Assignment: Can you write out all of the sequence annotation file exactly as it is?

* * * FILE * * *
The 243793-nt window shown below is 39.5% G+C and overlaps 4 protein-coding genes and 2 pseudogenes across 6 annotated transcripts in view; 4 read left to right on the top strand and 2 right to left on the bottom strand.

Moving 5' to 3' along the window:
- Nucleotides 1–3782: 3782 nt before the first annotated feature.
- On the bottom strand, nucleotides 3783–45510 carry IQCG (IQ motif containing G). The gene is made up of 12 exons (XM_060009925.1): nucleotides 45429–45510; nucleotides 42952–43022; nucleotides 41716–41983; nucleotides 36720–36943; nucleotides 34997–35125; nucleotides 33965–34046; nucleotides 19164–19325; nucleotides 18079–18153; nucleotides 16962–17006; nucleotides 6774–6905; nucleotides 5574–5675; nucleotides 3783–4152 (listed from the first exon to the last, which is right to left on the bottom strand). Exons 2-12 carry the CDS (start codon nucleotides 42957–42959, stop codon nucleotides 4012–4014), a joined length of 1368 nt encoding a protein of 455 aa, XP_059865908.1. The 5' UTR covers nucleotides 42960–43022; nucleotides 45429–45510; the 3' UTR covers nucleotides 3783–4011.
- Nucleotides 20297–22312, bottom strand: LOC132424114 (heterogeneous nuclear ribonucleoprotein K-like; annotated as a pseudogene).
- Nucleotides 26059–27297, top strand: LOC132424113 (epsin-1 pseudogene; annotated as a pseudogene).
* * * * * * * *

The 243793-nt window shown below is 39.5% G+C and overlaps 4 protein-coding genes and 2 pseudogenes across 6 annotated transcripts in view; 4 read left to right on the top strand and 2 right to left on the bottom strand.

Moving 5' to 3' along the window:
- Nucleotides 1–3782: 3782 nt before the first annotated feature.
- On the bottom strand, nucleotides 3783–45510 carry IQCG (IQ motif containing G). The gene is made up of 12 exons (XM_060009925.1): nucleotides 45429–45510; nucleotides 42952–43022; nucleotides 41716–41983; nucleotides 36720–36943; nucleotides 34997–35125; nucleotides 33965–34046; nucleotides 19164–19325; nucleotides 18079–18153; nucleotides 16962–17006; nucleotides 6774–6905; nucleotides 5574–5675; nucleotides 3783–4152 (listed from the first exon to the last, which is right to left on the bottom strand). Exons 2-12 carry the CDS (start codon nucleotides 42957–42959, stop codon nucleotides 4012–4014), a joined length of 1368 nt encoding a protein of 455 aa, XP_059865908.1. The 5' UTR covers nucleotides 42960–43022; nucleotides 45429–45510; the 3' UTR covers nucleotides 3783–4011.
- Nucleotides 20297–22312, bottom strand: LOC132424114 (heterogeneous nuclear ribonucleoprotein K-like; annotated as a pseudogene).
- Nucleotides 26059–27297, top strand: LOC132424113 (epsin-1 pseudogene; annotated as a pseudogene).